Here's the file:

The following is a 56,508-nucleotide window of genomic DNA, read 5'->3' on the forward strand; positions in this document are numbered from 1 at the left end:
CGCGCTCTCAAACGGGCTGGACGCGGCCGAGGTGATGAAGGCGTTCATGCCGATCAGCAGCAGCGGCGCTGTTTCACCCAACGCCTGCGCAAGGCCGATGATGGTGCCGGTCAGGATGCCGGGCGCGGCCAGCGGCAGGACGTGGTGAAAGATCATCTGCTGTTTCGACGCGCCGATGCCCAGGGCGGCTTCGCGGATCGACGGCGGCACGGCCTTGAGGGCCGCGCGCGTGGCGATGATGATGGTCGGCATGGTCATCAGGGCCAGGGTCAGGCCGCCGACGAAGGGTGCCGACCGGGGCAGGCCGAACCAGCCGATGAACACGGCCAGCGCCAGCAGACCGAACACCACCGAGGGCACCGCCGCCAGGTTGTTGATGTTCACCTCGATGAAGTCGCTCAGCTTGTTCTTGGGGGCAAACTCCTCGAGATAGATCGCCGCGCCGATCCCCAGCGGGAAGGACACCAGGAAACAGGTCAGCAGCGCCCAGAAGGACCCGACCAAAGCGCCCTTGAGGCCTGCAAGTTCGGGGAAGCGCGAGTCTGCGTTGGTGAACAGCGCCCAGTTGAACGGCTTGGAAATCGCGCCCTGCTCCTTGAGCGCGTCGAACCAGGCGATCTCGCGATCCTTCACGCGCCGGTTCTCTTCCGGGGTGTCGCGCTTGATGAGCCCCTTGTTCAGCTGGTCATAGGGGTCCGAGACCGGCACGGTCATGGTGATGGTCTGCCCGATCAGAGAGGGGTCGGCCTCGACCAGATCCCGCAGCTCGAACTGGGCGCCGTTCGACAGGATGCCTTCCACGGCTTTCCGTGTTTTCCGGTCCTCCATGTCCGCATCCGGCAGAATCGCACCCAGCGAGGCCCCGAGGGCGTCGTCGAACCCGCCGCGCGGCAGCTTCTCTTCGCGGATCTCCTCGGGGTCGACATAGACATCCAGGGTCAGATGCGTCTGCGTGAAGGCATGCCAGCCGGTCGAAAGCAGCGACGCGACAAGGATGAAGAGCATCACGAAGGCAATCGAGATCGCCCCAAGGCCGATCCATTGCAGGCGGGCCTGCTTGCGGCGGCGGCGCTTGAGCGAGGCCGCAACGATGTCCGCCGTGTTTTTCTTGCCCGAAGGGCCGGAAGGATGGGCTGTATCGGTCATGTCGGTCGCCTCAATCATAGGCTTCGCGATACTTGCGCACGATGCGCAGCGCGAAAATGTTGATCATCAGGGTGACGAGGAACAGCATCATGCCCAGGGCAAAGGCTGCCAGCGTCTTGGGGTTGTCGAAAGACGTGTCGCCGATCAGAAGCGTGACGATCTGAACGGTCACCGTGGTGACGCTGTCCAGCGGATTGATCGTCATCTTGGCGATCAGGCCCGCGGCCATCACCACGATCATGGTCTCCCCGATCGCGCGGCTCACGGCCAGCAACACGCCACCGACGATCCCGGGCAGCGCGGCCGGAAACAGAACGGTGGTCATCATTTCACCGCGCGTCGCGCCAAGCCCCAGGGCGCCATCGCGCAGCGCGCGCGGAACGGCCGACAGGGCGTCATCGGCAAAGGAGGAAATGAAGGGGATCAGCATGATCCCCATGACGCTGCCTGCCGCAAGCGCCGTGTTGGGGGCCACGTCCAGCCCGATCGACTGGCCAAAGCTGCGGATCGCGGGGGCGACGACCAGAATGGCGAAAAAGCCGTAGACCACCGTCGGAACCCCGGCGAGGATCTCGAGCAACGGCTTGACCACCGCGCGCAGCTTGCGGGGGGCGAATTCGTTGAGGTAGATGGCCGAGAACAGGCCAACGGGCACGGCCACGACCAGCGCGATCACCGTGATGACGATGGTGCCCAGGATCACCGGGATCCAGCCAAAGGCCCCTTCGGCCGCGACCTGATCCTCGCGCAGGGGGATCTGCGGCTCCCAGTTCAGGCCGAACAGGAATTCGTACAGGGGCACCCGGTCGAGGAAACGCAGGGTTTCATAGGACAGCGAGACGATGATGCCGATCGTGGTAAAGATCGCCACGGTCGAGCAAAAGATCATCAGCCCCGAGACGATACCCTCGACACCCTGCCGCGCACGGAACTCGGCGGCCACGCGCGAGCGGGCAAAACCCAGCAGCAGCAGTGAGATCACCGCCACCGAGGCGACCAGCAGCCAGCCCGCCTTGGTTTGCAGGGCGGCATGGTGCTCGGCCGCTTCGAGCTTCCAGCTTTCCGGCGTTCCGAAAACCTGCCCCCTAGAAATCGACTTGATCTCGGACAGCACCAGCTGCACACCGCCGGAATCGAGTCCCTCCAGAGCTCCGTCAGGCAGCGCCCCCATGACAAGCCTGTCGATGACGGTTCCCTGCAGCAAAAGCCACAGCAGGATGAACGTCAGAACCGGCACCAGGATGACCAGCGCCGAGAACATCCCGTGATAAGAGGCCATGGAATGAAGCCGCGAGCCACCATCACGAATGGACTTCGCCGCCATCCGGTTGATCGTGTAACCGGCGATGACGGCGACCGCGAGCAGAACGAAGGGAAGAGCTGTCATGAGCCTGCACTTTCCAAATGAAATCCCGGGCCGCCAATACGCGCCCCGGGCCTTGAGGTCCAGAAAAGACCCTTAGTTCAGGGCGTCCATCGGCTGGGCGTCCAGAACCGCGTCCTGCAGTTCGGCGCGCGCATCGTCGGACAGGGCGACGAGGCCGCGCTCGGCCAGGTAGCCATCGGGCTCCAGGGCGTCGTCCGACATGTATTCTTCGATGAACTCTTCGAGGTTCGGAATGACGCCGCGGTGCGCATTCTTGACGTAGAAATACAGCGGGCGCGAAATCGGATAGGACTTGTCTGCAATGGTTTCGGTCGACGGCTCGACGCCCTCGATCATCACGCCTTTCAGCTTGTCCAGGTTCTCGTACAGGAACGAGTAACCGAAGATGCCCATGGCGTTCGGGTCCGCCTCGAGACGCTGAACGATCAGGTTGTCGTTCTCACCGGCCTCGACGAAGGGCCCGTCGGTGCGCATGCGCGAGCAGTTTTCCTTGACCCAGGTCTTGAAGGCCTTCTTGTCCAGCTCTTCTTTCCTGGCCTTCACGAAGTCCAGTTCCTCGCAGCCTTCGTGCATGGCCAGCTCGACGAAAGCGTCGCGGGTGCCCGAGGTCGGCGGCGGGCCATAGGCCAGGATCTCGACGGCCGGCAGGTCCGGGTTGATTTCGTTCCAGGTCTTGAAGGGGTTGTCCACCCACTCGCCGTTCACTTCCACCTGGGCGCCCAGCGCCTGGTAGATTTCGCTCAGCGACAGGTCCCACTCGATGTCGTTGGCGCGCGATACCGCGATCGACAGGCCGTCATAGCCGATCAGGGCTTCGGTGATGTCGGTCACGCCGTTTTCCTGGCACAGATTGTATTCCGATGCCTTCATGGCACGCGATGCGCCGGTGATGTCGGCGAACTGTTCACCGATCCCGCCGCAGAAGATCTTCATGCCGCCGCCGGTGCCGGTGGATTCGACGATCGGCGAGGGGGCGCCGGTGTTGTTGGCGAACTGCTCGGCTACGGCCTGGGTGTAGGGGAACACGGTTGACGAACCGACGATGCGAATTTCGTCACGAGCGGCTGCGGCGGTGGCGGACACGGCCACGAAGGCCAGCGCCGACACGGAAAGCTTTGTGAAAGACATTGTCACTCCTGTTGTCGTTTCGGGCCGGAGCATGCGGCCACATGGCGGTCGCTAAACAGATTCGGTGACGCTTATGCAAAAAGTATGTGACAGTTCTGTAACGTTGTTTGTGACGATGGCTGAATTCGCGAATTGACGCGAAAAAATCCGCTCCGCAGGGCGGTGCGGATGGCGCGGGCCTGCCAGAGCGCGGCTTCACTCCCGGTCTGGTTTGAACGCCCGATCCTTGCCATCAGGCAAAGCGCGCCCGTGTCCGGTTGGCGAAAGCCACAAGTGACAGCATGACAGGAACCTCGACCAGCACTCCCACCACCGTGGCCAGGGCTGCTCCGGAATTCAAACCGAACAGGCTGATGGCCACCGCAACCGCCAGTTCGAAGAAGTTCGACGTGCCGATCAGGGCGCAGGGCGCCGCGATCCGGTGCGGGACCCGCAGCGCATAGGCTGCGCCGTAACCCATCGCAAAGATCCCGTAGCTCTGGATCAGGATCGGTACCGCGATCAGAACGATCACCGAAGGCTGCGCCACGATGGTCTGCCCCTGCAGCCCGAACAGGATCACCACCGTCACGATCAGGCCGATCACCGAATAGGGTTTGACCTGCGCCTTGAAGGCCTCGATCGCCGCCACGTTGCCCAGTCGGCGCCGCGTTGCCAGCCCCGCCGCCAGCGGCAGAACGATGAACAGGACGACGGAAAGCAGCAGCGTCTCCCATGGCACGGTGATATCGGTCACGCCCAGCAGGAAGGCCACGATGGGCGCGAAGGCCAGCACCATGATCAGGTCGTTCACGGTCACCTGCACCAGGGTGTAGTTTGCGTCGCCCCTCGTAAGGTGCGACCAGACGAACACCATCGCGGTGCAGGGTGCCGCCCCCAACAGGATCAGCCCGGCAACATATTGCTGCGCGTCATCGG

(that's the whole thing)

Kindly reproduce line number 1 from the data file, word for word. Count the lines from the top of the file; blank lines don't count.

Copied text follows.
The following is a 56,508-nucleotide window of genomic DNA, read 5'->3' on the forward strand; positions in this document are numbered from 1 at the left end: